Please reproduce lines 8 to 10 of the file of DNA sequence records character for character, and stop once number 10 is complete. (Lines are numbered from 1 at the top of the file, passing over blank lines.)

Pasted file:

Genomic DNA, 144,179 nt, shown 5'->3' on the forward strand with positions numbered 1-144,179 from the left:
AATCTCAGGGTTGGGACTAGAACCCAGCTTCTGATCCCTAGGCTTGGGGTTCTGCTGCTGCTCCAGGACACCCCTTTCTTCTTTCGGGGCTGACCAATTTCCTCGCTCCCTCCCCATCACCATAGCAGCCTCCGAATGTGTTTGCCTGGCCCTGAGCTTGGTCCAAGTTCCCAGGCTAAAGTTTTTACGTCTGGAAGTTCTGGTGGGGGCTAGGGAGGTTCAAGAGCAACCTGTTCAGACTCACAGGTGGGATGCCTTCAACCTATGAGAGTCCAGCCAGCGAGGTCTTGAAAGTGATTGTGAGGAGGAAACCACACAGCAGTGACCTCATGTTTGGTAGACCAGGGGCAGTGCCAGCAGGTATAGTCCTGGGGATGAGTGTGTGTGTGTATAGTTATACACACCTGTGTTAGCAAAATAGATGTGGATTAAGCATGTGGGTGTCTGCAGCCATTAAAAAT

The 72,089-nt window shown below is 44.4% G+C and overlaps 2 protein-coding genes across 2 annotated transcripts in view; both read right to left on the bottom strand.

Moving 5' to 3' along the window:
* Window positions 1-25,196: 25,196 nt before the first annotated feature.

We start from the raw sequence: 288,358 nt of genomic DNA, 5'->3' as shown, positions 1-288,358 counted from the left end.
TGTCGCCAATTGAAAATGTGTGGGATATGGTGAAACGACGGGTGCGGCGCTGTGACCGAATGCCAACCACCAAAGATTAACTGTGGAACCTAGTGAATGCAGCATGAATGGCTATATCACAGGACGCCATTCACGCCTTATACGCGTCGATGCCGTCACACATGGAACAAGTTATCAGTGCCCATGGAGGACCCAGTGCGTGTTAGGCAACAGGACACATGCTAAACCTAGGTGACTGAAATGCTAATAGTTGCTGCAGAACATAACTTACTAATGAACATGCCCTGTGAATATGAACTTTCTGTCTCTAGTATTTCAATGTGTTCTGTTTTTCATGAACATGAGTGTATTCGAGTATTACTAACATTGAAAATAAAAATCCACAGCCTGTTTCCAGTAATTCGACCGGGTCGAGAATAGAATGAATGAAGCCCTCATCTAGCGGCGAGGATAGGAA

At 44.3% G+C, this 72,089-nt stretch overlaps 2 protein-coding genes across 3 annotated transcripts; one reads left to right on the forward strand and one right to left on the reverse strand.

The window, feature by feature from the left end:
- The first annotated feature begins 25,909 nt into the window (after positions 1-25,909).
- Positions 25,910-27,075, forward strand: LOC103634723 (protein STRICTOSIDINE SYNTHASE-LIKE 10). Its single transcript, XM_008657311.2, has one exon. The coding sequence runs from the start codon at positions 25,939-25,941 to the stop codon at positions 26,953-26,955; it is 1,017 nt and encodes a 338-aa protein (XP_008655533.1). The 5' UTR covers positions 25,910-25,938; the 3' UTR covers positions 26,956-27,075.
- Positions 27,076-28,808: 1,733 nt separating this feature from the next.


At 44.3% G+C, this 72,089-nt stretch overlaps 2 protein-coding genes across 3 annotated transcripts; one reads left to right on the forward strand and one right to left on the reverse strand.

The window, feature by feature from the left end:
- The first annotated feature begins 25,909 nt into the window (after positions 1-25,909).